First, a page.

Things may be a bit easier if you’re a large publisher with a dedicated ad operations team, where you have people who are trained to do complex things such as finding the right demand partners, ad stack management, layout testing, network optimization, but small publishers often can’t afford to hire a team, or even a person, specifically for this.
The good thing? Even though ad tech may be complex, it’s not incomprehensible in a rocket science kind of way, and a lot of help is at hand. A good place to start if you’re a complete beginner is to join our free 15-day course on ad tech—it explains the basic concepts and terms associated with online display advertising.
To keep up with industry news and trends, here’s a list of publications and learning resources you should follow. Sure, you won’t become an industry “guru” in a few weeks, but you’ll keep up with the industry and use the knowledge to your advantage—one you’re clear about strategy, even getting help to implement things is easier.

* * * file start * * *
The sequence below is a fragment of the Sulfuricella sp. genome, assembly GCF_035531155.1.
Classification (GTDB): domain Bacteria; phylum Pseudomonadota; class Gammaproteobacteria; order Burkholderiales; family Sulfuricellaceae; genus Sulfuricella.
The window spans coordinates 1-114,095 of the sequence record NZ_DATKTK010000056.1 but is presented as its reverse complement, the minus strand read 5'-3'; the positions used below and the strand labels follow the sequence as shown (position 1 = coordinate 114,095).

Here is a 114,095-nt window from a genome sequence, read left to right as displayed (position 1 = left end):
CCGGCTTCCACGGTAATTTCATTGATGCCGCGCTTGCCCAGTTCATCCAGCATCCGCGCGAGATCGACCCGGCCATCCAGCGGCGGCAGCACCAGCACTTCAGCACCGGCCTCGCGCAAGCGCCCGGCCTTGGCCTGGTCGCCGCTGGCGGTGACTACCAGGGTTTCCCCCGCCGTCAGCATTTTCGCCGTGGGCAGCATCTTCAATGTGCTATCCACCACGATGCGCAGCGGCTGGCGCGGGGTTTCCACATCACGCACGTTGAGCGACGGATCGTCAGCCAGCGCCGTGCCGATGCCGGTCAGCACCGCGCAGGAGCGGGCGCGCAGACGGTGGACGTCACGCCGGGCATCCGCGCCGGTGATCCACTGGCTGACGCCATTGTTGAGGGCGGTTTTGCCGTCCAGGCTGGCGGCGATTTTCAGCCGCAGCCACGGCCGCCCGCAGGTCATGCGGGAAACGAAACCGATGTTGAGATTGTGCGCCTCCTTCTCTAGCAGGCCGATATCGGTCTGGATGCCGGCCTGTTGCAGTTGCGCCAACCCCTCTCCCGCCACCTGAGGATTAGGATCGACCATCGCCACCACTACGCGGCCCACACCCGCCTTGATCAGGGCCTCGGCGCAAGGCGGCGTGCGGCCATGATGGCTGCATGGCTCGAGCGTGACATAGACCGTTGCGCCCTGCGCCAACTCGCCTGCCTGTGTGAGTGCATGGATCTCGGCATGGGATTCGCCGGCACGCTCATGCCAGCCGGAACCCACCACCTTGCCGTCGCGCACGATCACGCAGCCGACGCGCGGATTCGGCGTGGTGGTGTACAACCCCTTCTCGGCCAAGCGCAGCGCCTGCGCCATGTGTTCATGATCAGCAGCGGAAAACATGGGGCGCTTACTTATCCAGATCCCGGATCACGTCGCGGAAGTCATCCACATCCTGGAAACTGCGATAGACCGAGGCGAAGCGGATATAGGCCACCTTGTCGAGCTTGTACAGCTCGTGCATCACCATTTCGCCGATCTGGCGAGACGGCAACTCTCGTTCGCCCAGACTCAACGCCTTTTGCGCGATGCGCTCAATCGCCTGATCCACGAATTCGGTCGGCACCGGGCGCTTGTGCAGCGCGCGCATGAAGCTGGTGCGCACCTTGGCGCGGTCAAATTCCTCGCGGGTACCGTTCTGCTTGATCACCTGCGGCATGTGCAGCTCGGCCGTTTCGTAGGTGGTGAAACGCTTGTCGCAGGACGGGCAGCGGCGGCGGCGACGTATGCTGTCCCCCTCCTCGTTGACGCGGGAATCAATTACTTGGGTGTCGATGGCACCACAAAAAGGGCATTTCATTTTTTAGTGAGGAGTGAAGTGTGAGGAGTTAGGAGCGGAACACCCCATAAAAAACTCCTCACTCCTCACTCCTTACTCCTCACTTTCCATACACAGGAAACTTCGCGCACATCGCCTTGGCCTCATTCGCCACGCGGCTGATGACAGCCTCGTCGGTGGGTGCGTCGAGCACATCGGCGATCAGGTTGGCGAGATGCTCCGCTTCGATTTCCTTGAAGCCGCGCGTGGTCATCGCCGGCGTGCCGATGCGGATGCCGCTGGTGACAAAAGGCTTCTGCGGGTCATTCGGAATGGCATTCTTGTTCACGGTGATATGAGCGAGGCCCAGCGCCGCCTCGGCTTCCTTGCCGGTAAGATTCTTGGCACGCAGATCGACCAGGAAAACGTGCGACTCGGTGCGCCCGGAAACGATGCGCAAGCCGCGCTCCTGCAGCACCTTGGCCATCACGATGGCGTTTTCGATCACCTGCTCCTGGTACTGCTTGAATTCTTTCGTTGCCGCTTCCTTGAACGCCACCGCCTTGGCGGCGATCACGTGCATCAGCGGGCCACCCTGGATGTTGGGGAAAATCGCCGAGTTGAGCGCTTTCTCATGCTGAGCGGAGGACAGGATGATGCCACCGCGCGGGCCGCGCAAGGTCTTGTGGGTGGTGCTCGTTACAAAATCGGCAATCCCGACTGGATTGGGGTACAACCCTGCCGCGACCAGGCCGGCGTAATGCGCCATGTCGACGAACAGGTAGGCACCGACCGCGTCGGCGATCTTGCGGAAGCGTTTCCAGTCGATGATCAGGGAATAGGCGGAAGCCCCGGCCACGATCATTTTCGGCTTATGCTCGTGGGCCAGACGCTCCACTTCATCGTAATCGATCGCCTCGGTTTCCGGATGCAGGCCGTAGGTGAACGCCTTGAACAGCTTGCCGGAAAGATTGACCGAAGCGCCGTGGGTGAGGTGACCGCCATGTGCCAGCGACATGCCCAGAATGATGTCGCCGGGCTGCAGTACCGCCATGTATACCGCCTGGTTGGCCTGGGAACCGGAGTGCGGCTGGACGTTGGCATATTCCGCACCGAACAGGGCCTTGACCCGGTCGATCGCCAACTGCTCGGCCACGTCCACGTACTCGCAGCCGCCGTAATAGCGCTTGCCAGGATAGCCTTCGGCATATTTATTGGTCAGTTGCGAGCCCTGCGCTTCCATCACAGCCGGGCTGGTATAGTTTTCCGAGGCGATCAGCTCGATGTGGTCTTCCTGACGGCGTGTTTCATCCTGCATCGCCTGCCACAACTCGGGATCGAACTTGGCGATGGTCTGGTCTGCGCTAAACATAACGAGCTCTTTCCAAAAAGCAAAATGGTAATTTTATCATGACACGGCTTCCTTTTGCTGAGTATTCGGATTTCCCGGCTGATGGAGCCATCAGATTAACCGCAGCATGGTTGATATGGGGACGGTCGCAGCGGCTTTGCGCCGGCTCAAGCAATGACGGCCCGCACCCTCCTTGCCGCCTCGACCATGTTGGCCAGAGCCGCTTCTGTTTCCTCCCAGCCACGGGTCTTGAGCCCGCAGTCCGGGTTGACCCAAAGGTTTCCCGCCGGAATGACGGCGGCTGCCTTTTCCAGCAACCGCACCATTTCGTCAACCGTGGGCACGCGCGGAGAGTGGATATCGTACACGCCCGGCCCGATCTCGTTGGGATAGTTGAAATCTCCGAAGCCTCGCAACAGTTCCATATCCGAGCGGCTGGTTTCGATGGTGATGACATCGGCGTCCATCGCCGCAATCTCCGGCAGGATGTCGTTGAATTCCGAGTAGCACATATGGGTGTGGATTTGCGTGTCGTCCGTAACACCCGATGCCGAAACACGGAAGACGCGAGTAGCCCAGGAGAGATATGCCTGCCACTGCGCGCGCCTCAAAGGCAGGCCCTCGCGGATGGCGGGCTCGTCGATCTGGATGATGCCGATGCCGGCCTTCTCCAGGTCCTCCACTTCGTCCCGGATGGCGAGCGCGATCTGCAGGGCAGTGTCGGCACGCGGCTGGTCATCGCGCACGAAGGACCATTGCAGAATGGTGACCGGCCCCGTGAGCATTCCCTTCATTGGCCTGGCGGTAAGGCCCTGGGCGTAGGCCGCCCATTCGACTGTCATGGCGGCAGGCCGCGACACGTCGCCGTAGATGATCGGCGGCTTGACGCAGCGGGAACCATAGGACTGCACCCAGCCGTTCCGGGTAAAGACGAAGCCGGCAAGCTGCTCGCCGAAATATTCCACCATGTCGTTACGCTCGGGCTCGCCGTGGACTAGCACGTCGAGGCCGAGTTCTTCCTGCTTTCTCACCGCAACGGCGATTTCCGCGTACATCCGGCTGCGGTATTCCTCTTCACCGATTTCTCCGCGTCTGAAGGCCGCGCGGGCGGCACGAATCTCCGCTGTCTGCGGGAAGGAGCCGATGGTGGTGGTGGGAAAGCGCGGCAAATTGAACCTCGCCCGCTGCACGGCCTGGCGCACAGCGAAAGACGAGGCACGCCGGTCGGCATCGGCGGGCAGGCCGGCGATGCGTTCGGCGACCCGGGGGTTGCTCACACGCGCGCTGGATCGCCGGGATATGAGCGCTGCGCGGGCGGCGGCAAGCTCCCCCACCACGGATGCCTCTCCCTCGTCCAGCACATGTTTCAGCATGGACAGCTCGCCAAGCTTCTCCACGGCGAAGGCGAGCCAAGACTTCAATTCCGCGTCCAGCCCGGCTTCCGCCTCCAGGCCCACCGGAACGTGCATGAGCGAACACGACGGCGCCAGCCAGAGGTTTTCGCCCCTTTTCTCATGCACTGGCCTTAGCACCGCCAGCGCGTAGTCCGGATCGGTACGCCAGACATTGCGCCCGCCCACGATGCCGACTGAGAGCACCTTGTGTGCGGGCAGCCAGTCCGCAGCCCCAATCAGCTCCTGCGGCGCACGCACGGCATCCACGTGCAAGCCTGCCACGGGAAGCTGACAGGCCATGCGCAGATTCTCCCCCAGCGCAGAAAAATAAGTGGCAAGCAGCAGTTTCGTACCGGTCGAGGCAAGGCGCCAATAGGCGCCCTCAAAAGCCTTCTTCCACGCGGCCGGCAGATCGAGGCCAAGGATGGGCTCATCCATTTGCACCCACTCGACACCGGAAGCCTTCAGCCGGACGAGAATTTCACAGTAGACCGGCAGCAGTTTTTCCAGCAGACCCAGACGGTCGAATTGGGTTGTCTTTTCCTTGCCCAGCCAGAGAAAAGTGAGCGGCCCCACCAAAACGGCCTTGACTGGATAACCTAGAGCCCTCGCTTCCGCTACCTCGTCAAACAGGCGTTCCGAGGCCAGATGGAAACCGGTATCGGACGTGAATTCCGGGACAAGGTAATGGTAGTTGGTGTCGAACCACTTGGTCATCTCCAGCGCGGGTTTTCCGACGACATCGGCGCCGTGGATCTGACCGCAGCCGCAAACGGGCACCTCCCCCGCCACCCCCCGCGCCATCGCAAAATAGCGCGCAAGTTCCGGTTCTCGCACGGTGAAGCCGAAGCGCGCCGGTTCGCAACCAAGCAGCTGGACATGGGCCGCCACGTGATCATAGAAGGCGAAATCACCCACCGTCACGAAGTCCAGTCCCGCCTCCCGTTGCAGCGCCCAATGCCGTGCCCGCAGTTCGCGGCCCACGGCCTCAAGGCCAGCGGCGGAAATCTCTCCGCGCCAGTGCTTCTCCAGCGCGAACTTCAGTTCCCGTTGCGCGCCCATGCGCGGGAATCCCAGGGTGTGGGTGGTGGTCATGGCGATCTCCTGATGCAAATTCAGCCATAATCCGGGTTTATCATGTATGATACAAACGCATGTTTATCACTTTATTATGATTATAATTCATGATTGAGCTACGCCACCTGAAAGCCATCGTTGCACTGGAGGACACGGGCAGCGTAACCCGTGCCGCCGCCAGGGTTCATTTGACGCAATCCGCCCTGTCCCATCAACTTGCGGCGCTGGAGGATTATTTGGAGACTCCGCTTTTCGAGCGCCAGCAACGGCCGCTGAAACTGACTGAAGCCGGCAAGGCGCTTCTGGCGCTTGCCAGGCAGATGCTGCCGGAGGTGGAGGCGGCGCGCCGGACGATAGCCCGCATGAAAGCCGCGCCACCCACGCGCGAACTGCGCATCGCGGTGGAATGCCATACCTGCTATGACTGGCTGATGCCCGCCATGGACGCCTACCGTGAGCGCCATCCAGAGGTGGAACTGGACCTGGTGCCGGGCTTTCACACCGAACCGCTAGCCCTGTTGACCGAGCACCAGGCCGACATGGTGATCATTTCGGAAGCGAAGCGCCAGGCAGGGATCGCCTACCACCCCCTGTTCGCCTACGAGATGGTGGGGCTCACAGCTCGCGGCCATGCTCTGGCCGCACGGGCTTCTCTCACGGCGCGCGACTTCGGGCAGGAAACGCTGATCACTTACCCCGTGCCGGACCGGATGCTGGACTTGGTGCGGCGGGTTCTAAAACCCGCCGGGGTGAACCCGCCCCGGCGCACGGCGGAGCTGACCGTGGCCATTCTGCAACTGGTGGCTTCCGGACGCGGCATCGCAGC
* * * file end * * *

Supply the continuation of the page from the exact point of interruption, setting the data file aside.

The Threat of Ad Blockers
There are so many players, stakeholders, and belligerents involved in the business of ad blocking that it’s beginning to look like one grand Shakespearean tragedy. We’ve covered the evolution of ad blocking extensively on this blog, see here, here, and here.
Things are changing, for instance, now we have the acceptable ads program, which allows publishers to meet quality standards and get their inventory whitelisted, but many have been quick to point out how similar the operations seems to an extortion racket.
I have no argument against anybody using adblockers because there is a kernel of right when it comes to the impedance of user experience, but as I’ve said before, this is an extortion-based business and hurts publishers.
— Randall Rothenberg, CEO, IAB
Some larger publishers, ad networks, and even social media sites, such as Facebook, are actively engaged in a cat-and-mouse game against ad blockers, finding loopholes in their code and exploiting them with an intention to let the ads slip through—but PageFair advises against this strategy as it does more harm than good and the odds are always pegged against the publishers.